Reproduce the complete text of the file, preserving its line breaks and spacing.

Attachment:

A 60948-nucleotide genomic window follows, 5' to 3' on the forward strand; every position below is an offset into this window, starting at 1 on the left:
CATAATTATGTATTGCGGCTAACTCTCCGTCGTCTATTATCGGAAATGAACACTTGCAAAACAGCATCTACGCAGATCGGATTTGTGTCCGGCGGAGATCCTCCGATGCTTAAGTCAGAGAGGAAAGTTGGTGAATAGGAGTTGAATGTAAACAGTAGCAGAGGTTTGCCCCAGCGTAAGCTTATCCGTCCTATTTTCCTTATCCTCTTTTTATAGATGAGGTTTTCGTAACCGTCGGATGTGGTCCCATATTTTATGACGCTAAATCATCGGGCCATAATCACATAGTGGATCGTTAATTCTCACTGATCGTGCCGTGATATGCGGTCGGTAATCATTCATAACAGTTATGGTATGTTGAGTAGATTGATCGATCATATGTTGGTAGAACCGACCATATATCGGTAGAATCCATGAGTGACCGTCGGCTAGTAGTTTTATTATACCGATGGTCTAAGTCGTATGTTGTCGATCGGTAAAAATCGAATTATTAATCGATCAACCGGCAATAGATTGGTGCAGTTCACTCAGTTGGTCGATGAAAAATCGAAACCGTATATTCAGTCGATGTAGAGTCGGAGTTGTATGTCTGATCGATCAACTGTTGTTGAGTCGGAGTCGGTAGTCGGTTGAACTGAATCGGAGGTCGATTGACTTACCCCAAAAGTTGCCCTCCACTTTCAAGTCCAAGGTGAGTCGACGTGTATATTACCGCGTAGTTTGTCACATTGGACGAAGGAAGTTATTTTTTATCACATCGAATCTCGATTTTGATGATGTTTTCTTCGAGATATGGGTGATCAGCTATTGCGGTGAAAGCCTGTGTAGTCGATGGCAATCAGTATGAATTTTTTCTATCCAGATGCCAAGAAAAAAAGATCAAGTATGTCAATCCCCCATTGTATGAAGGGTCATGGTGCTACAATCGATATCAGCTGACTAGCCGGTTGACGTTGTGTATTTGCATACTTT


A 60948-nucleotide genomic window follows, 5' to 3' on the forward strand; every position below is an offset into this window, starting at 1 on the left:
CATAATTATGTATTGCGGCTAACTCTCCGTCGTCTATTATCGGAAATGAACACTTGCAAAACAGCATCTACGCAGATCGGATTTGTGTCCGGCGGAGATCCTCCGATGCTTAAGTCAGAGAGGAAAGTTGGTGAATAGGAGTTGAATGTAAACAGTAGCAGAGGTTTGCCCCAGCGTAAGCTTATCCGTCCTATTTTCCTTATCCTCTTTTTATAGATGAGGTTTTCGTAACCGTCGGATGTGGTCCCATATTTTATGACGCTAAATCATCGGGCCATAATCACATAGTGGATCGTTAATTCTCACTGATCGTGCCGTGATATGCGGTCGGTAATCATTCATAACAGTTATGGTATGTTGAGTAGATTGATCGATCATATGTTGGTAGAACCGACCATATATCGGTAGAATCCATGAGTGACCGTCGGCTAGTAGTTTTATTATACCGATGGTCTAAGTCGTATGTTGTCGATCGGTAAAAATCGAATTATTAATCGATCAACCGGCAATAGATTGGTGCAGTTCACTCAGTTGGTCGATGAAAAATCGAAACCGTATATTCAGTCGATGTAGAGTCGGAGTTGTATGTCTGATCGATCAACTGTTGTTGAGTCGGAGTCGGTAGTCGGTTGAACTGAATCGGAGGTCGATTGACTTACCCCAAAAGTTGCCCTCCACTTTCAAGTCCAAGGTGAGTCGACGTGTATATTACCGCGTAGTTTGTCACATTGGACGAAGGAAGTTATTTTTTATCACATCGAATCTCGATTTTGATGATGTTTTCTTCGAGATATGGGTGATCAGCTATTGCGGTGAAAGCCTGTGTAGTCGATGGCAATCAGTATGAATTTTTTCTATCCAGATGCCAAGAAAAAAAGATCAAGTATGTCAATCCCCCATTGTATGAAGGGTCATGGTGCTACAATCGATATCAGCTGACTAGCCGGTTGACGTTGTGTATTTGCATACTTT